two bunches, $4 at Eastern Market in Detroit

If you happen to get your hands on some, you can use them the way you’d use any green/spring onion. Unlike commercially-cultivated leeks, their green tops are tender enough to eat. I decided to  freeze the ones from these bunches for the next time I make stock because I love the flavor of leeks in soup.

As for the rest, I minced the white parts of the ramps to sauté in bacon fat along with some garlic and ginger while boiling a few handfuls of udon noodles. Spaghetti would have worked, too. I left the slender burgundy stalks whole and added them in later, once the garlic and white parts had started to soften.

kind of similar to how I might cook garlic scapes

Then I tossed in some chopped, roasted cauliflower left over from dinner a few nights earlier, and when the noodles were done, I drained them and added them to the frying pan along with a splash of soy sauce. Meanwhile, I threw a couple of eggs in the same pot I cooked the noodles in and let them boil for 5 minutes (so the yolks would still be just a little custardy in the middle) while I stirred the noodles until they were evenly coated. Added a package of fish cake and stirred some more, just until that was heated through—if I wanted to get fancy, I might have used a can of real crab instead. I'm really not sure if this is more Chez Panisse or RV Rally. Maybe somewhere in between?

Garnished with the eggs and some chives from a friend’s garden, as seen above. Kind of like a cross between Vietnamese garlic noodles and udon soup—the noodles were studded with bits of the sautéed ramps & other vegetables, full of funky garlicky flavor, with slightly-sweet bits of fish cake and the creamy semi-hard boiled eggs. In retrospect, some kind of bitter greens would have made a nice addition, but it was pretty delicious as is.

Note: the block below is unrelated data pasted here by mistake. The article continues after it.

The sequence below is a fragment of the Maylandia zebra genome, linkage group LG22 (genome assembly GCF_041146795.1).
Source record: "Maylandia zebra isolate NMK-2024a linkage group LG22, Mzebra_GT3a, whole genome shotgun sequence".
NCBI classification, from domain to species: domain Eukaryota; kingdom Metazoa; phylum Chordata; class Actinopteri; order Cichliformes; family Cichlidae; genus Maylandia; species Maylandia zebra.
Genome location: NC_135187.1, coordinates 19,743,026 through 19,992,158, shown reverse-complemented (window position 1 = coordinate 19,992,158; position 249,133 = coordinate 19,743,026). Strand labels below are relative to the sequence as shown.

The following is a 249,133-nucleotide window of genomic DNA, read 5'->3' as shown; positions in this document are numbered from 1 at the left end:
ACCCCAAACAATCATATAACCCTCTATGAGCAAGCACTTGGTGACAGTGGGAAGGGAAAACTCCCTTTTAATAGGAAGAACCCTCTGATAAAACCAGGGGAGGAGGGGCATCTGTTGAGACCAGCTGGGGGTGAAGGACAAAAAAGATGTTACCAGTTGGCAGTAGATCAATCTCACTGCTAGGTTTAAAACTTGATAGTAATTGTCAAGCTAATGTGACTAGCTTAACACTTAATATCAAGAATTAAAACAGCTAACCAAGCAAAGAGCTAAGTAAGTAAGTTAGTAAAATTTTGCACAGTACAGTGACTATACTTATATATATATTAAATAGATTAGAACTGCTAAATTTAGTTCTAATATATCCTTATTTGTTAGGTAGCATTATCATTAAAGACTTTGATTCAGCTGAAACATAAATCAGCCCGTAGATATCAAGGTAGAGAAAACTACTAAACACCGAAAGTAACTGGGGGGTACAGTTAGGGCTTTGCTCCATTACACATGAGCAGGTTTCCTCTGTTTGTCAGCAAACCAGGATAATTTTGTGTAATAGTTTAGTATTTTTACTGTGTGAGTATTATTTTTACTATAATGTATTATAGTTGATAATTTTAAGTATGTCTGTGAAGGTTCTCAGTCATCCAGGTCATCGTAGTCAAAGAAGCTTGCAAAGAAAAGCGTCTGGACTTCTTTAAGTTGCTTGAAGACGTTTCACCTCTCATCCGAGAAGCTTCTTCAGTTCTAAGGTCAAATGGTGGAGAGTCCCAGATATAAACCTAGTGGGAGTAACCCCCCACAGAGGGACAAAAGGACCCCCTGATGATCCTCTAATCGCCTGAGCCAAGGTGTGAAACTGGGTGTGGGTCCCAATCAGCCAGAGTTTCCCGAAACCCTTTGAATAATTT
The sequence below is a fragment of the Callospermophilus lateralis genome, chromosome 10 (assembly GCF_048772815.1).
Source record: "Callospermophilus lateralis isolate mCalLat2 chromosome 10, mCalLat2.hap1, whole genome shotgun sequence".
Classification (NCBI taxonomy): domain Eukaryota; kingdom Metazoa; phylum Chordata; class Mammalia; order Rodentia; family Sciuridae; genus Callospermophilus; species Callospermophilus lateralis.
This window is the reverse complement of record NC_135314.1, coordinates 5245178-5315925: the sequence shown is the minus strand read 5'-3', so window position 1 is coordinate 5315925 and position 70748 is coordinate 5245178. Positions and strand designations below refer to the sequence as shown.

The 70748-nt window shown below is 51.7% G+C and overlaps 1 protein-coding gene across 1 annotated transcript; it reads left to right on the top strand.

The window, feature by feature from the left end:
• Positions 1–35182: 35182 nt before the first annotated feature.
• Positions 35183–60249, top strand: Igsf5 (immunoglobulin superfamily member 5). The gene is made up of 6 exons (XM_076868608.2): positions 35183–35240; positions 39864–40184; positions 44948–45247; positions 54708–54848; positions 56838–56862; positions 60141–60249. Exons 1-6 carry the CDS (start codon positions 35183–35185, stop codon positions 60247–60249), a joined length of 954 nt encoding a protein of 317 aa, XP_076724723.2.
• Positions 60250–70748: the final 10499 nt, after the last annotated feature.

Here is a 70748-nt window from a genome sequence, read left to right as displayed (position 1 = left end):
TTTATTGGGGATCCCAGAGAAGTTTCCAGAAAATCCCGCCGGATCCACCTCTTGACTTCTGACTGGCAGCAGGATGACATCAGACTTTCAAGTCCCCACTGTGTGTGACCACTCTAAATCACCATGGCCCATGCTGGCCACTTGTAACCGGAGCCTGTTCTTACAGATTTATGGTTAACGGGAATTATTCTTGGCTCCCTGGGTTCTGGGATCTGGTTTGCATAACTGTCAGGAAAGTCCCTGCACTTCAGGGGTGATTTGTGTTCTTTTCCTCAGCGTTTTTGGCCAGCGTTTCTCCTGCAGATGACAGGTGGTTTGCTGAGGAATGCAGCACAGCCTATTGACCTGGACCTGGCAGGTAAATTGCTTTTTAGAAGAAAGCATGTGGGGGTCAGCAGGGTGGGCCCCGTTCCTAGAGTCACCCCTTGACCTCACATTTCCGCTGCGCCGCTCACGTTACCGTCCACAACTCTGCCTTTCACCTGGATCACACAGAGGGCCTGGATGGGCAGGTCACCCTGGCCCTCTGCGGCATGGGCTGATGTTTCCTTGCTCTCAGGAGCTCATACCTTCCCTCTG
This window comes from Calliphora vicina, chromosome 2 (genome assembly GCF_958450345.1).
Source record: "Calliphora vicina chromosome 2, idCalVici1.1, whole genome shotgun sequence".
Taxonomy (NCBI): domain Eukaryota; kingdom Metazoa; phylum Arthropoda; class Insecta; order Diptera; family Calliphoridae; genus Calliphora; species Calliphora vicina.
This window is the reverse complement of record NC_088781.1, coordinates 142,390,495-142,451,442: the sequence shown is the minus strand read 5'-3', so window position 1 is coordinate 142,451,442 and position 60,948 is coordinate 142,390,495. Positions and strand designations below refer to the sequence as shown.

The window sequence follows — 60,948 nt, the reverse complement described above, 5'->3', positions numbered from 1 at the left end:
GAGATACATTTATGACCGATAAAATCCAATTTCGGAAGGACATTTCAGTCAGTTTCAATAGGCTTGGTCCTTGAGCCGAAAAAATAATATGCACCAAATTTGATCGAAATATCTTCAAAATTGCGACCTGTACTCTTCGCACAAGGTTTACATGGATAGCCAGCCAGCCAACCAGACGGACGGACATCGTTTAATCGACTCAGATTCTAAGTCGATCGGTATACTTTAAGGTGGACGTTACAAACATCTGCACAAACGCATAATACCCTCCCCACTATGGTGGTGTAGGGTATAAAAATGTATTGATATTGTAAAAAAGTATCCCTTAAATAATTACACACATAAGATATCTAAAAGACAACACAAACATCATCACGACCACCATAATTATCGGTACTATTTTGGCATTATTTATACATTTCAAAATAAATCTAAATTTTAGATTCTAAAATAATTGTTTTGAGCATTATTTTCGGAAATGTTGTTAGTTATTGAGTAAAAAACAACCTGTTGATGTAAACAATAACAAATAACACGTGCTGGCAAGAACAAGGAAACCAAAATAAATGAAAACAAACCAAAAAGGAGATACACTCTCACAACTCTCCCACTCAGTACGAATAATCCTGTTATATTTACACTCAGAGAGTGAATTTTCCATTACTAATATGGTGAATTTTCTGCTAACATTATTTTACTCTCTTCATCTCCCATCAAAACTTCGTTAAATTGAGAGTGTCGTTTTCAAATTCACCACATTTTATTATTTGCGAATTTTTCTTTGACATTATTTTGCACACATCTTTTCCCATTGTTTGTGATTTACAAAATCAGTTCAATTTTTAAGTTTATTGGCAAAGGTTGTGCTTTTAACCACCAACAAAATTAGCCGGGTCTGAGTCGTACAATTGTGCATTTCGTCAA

Pear Upside-Down Almond Cake (Gluten-Free)

Apr 9 2012

an attempt at a spiral a ring with smaller pieces in the middle

All upside-down cakes are essentially the same: you start by lining the pan with sugar and pieces of fruit. The batter goes on top, and after it’s baked and cooled, you hold your breath and turn it over. If it doesn’t stick to the pan or fall apart, the fruit on the bottom of the pan, which will have caramelized in the oven, should form a beautiful topping. No additional assembly or decoration necessary.

Pineapple is the American favorite, often with maraschino cherries tucked into the center of the rings. The French classic tarte tatin usually uses apples. I found myself with a glut of overripe pears again, so I thought I’d give those a try. I also wanted to keep it celiac-friendly, so I was delighted to find this recipe which uses ground almonds in place of any grain flours.From the original recipe at Epicurious

Flourless almond cake is apparently a specialty of several regions in Spain—I found it attributed to Galicia (in the northwest corner), Majorca (an island in the Mediterranean off the southeast coast), and Navarre (which borders France). It was likely created by Jews as a Passover dessert, as it’s free of both dairy and flour; the only ingredients are almonds, eggs, sugar, lemon zest, and (sometimes) cinnamon. Pastry shops near the Cathedral of Santiago de Compostela in Galicia now sell it year-round, dusted with powdered sugar except for a Santiago cross stenciled in the center. At cafes and restaurants on Majorca, home to over 4 million almond trees, the same cake is served with a scoop of dairy-free almond ice cream, which is described as being so light and pure in flavor it’s almost more like a sorbet. In Navarre, it’s typically topped with apricot jam.

Although the pears break with Spanish tradition, I think they complement the recipe well. They add a welcome bit of additional sweetness without overwhelming the delicate combination of almond, lemon, and cinnamon. The caramel also adds moisture and richness, without which it might seem a bit plain. And if you’re not keeping kosher, a generous helping of cream whipped with vanilla or an orange liqueur is a fine substitute for the ice cream.

Only a 1/4 cup of caramel for each cake, but the pear juices also caramelize and seep into the cake; also, a recipe that doubles with no problems Read more »